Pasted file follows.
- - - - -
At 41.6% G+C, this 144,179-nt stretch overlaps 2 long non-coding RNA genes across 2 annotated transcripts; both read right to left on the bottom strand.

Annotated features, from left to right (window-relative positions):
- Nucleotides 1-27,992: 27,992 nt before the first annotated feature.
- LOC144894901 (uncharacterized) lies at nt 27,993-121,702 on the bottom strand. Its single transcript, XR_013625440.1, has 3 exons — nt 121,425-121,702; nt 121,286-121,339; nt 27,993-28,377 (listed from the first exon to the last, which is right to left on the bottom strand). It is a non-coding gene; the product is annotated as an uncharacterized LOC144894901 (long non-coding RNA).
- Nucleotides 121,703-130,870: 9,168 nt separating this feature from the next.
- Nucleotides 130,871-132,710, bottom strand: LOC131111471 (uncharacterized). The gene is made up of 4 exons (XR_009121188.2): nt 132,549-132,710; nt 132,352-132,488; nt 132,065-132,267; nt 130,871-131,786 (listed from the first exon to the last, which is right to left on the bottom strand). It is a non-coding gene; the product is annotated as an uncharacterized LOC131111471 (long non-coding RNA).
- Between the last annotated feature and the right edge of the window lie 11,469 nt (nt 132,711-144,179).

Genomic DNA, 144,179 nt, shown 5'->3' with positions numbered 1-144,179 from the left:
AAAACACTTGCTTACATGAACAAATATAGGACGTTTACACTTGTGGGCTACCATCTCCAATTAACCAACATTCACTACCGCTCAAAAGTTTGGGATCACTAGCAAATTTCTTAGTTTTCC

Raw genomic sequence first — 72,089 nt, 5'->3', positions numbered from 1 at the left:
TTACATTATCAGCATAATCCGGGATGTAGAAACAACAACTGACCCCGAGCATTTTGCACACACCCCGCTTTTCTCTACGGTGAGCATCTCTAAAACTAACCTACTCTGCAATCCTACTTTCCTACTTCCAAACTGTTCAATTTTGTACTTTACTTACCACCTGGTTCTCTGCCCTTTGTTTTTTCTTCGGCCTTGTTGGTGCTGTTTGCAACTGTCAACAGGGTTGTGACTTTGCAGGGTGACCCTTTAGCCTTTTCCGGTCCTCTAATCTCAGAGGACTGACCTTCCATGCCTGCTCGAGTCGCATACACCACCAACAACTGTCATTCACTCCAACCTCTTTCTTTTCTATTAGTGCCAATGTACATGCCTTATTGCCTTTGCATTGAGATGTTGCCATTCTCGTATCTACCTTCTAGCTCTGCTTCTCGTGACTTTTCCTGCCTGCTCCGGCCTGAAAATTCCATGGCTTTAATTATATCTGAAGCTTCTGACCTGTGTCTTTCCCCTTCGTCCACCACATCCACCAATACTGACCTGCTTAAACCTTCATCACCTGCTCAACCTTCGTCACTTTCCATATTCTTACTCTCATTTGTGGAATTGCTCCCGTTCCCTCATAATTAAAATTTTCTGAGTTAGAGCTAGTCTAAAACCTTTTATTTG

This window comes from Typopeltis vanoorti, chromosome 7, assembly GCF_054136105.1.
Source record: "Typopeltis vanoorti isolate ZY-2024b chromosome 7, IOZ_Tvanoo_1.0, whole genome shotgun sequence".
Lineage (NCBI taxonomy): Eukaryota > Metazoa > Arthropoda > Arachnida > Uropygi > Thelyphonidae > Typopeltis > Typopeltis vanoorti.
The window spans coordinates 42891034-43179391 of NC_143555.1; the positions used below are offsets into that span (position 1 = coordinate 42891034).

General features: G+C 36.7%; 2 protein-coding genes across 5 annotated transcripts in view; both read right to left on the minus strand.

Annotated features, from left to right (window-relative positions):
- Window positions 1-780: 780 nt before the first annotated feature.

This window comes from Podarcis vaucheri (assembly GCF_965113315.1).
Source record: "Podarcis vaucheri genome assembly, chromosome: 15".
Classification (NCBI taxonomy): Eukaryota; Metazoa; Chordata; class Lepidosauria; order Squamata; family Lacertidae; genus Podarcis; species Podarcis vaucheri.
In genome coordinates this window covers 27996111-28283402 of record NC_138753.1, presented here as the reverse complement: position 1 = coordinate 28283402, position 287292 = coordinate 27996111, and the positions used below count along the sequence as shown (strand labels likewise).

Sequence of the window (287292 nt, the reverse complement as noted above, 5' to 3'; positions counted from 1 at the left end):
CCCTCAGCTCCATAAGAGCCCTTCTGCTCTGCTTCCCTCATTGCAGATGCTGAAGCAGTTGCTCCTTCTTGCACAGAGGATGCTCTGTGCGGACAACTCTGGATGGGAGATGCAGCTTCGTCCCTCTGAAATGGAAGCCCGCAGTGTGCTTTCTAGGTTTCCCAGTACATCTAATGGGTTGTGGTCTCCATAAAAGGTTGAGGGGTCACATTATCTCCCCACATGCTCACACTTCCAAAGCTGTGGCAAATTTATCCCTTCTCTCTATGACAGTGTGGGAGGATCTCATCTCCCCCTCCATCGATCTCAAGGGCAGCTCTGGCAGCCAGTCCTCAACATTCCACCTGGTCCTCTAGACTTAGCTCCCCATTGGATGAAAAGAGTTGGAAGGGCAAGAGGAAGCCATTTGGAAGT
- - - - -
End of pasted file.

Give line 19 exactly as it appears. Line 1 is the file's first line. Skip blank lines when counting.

This window comes from Podarcis vaucheri (assembly GCF_965113315.1).